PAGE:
2013 Social Security Changes

Payroll tax cut ends. The temporary payroll tax cut which began in 2011 was allowed to expire at the end of 2012. Workers will now resume contributing 6.2% of their earnings in 2013, up from the 4.2% rate that was in effect during 2011 and 2012.

Higher wage base. Social Security tax must be paid (by both the employee and the employer) on the first $113,700 of wages in 2013. This is an increase of $3,600 over the 2012 wage base of $110,100.

More online services. Starting in 2012, workers could access their Social Security statements, including their earnings history, and check on their estimated benefits at various retirement ages. Additional online services available in 2013 include the ability to access a benefit verification letter and payment history, change addresses, and start or change direct-deposit of benefits information. For years, individuals have had the ability to apply for benefits online.

Paper checks will end. Most Social Security recipients (about 93%) already receive their benefits electronically. On March 1, 2013, the Treasury Department will stop mailing paper checks to Social Security recipients. Retirees will be required to choose to have their Social Security payments either directly deposited into a bank or credit union account or loaded onto a prepaid Direct Express Debit MasterCard. The debit card is primarily for benefit recipients who do not have a bank account.

Higher earnings limit. Beneficiaries between the ages 62 and 66 who are also working can earn up to $15,120 in 2013, after which $1 in benefits will be withheld for every $2 of earned income above the earnings limit. 

© 2013 Schneider Downs. All rights-reserved. All content on this site is property of Schneider Downs unless otherwise noted and should not be used without written permission.

This advice is not intended or written to be used for, and it cannot be used for, the purpose of avoiding any federal tax penalties that may be imposed, or for promoting, marketing or recommending to another person, any tax related matter.

You’ve heard our thoughts… We’d like to hear yours

The Schneider Downs Our Thoughts On blog exists to create a dialogue on issues that are important to organizations and individuals. While we enjoy sharing our ideas and insights, we’re especially interested in what you may have to say. If you have a question or a comment about this article – or any article from the Our Thoughts On blog – we hope you’ll share it with us. After all, a dialogue is an exchange of ideas, and we’d like to hear from you. Email us at contactSD@schneiderdowns.com.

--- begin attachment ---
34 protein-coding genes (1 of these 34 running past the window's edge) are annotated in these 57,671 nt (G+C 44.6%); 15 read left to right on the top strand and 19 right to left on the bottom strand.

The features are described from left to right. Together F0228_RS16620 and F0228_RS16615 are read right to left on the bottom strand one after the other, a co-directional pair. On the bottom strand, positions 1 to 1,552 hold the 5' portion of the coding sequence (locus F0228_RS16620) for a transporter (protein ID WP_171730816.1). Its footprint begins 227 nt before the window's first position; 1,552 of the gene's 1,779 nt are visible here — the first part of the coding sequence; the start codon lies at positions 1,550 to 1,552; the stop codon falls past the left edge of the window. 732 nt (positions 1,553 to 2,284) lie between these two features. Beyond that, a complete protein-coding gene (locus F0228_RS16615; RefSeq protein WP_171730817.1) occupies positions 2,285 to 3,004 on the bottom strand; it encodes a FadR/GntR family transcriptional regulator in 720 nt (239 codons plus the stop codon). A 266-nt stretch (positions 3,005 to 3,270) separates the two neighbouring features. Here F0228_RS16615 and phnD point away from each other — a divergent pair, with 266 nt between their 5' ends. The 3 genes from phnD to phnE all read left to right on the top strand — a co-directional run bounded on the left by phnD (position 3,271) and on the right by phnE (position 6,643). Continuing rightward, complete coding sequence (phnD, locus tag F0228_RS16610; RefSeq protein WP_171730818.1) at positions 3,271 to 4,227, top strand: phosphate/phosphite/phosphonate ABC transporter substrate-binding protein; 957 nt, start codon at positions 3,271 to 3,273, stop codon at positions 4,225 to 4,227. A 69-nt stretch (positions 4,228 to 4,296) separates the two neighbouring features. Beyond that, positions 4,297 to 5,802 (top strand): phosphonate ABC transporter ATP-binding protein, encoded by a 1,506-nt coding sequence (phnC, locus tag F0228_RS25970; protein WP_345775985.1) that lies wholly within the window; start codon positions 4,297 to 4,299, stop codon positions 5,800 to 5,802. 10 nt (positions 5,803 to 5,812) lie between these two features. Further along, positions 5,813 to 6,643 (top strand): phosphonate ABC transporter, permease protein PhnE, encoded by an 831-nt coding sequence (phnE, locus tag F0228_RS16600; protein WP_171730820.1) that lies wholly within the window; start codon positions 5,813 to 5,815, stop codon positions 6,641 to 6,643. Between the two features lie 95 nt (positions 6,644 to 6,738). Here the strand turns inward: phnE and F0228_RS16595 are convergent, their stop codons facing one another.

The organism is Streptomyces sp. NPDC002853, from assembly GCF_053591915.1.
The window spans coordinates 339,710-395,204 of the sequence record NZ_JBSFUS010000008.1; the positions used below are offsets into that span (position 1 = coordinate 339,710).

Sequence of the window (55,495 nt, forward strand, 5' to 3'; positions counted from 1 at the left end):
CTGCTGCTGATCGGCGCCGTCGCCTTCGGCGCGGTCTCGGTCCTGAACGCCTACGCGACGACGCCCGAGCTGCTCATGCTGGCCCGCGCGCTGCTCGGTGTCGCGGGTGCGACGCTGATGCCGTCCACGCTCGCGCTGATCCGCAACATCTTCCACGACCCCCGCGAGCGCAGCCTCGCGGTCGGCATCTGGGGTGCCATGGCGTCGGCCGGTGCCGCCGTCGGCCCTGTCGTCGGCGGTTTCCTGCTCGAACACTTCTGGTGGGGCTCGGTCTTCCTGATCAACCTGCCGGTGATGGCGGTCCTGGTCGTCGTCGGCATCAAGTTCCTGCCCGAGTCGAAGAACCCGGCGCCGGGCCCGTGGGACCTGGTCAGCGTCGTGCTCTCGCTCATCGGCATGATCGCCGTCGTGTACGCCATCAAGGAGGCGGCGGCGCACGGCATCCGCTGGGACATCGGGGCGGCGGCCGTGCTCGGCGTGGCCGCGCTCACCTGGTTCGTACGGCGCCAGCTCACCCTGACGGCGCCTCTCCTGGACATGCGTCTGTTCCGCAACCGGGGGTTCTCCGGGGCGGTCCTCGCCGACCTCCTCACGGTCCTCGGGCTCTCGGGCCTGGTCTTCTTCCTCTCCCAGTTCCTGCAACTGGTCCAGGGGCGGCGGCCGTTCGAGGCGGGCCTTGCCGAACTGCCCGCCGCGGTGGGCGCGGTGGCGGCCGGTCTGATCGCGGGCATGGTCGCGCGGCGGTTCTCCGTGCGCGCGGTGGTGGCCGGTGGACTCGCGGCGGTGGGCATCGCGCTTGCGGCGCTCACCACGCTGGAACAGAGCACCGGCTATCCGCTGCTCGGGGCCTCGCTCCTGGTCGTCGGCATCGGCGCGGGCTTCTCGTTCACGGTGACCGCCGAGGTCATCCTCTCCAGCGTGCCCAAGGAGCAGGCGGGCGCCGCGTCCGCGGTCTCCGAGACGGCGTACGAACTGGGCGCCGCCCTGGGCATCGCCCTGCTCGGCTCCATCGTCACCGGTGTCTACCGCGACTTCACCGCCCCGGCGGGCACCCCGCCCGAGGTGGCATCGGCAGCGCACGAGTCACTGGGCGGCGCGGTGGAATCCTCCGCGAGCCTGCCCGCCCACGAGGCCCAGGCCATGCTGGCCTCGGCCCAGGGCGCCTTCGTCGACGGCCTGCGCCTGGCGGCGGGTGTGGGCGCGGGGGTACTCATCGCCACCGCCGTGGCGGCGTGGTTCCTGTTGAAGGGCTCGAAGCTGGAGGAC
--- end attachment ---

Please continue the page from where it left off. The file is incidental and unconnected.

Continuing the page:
Material discussed is meant for informational purposes only, and it is not to be construed as investment, tax, or legal advice. Please note that individual situations can vary. Therefore, this information should be relied upon when coordinated with individual professional advice.

© 2019 Schneider Downs. All rights-reserved. All content on this site is property of Schneider Downs unless otherwise noted and should not be used without written permission.

our thoughts on

The IRS turns its focus to cryptocurrency
Kress Case Addresses S Corporation vs. C Corporation Issues
Not-for-Profit, Tax BY Preet Mann
Mandatory E-Filing of Nonprofit Tax Returns
Tax Credits for Plug-In Electric Drive Vehicles
2019-2020 Pennsylvania Budget
Due to Feedback, IRS is Brainstorming Other Ways to Calculate the Tax on Parking

Register to receive our weekly newsletter with our most recent columns and insights.

Have a question? Ask us!

We’d love to hear from you. Drop us a note, and we’ll respond to you as quickly as possible.

Ask us

contact us

Map of Pittsburgh Office

One PPG Place, Suite 1700
Pittsburgh, PA 15222

p:412.261.3644     f:412.261.4876

Map of Columbus Office

65 East State Street, Suite 2000
Columbus, OH 43215

p:614.621.4060     f:614.621.4062

Map of Washington Office
Washington, D.C.

1660 International Drive, Suite 600
McLean, VA 22102